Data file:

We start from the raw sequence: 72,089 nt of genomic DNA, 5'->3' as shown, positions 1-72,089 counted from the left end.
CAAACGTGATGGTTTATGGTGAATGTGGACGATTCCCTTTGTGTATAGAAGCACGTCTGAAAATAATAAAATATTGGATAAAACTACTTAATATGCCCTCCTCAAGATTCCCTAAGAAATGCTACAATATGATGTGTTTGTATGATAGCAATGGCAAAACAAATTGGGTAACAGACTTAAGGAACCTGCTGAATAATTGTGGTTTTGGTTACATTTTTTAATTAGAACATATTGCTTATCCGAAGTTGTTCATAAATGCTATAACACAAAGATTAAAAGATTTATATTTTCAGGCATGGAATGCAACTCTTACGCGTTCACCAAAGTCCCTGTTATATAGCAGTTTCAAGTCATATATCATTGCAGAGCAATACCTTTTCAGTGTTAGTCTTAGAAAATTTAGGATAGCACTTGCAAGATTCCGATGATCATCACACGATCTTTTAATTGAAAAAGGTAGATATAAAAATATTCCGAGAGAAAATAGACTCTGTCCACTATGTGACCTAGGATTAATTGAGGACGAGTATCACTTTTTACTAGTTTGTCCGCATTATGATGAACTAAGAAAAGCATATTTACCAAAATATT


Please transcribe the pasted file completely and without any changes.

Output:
We start from the raw sequence: 72,089 nt of genomic DNA, 5'->3' as shown, positions 1-72,089 counted from the left end.
CAAACGTGATGGTTTATGGTGAATGTGGACGATTCCCTTTGTGTATAGAAGCACGTCTGAAAATAATAAAATATTGGATAAAACTACTTAATATGCCCTCCTCAAGATTCCCTAAGAAATGCTACAATATGATGTGTTTGTATGATAGCAATGGCAAAACAAATTGGGTAACAGACTTAAGGAACCTGCTGAATAATTGTGGTTTTGGTTACATTTTTTAATTAGAACATATTGCTTATCCGAAGTTGTTCATAAATGCTATAACACAAAGATTAAAAGATTTATATTTTCAGGCATGGAATGCAACTCTTACGCGTTCACCAAAGTCCCTGTTATATAGCAGTTTCAAGTCATATATCATTGCAGAGCAATACCTTTTCAGTGTTAGTCTTAGAAAATTTAGGATAGCACTTGCAAGATTCCGATGATCATCACACGATCTTTTAATTGAAAAAGGTAGATATAAAAATATTCCGAGAGAAAATAGACTCTGTCCACTATGTGACCTAGGATTAATTGAGGACGAGTATCACTTTTTACTAGTTTGTCCGCATTATGATGAACTAAGAAAAGCATATTTACCAAAATATT